Consultant: For Quinn’s sake, Bloomberg shouldn’t joke about a fourth term

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The day after it was reported that he asked Hillary Clinton to consider running for mayor, Michael Bloomberg sought to demonstrate that his confidence in Christine Quinn was still intact.

Bloomberg joked at the time that he considered seeking a fourth term, but was talked out of it by Quinn.

That joke hurt more than the reported call to Clinton, according to Democratic political consultant Bruce Gyory.

In an interview on "Inside City Hall" last night, Gyrory said, "I thought last week his joking about the fourth term and term limits hurt her more than the phone call. That term-limits question is not a joking matter to primary voters. The polling data is replete. They thought it was a mistake. They didn't like that their two referendums were so summarily overturned by the City Council. And they also have a sense that there has been a drift in this administration and has not been as on top of things as it was [in] its first two."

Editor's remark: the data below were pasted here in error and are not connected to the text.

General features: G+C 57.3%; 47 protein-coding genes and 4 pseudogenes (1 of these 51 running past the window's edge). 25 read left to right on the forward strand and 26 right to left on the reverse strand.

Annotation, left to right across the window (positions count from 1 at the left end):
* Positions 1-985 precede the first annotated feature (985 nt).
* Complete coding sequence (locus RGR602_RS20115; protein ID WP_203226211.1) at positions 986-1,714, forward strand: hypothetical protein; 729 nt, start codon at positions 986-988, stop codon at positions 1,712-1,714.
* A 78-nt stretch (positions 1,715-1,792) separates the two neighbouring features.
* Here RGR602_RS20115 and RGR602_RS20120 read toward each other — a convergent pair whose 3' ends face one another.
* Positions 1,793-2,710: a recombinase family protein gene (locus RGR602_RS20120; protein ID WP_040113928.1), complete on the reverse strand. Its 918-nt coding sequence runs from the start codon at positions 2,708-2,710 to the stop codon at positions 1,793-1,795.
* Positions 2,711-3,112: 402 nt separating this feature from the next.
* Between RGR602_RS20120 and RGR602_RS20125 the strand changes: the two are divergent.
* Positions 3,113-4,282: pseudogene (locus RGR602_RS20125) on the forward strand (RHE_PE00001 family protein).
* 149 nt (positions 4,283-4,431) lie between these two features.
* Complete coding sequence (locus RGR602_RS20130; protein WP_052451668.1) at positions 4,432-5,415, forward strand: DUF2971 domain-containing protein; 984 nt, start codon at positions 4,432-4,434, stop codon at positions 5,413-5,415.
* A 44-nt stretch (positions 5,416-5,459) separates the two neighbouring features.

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At the press conference where Bloomberg jokingly recalled pondering a fourth term, "Quinn made a face and motioned with her hand to suggest Bloomberg was talking crazy."

The idea of a grab for a fourth term has periodically bubbled up, to Bloomberg's annoyance, ever since he successfully got the City Council to change the city's law limiting the number of consecutive terms a city lawmaker can serve in office from two to three.

In July of 2009, while he was running for a third term, New York 1 reporter Josh Robin (who was coincidentally interviewing Gyory last night) asked Bloomberg, "Is there any guarantee that you're not going to run after, presumably, you win this time?"

"The law doesn't permit it," Bloomberg replied.

Robin noted, "It didn't permit it previously, though."

During a radio interview the following day, Bloomberg, tried to make light of the question. Robin then tweeted, "Bloomy thought I was kidding. (I wasn't)."

And in March of 2010, a Quinnipiac poll suggested Bloomberg would not be favored to win re-election if he sought a fourth term.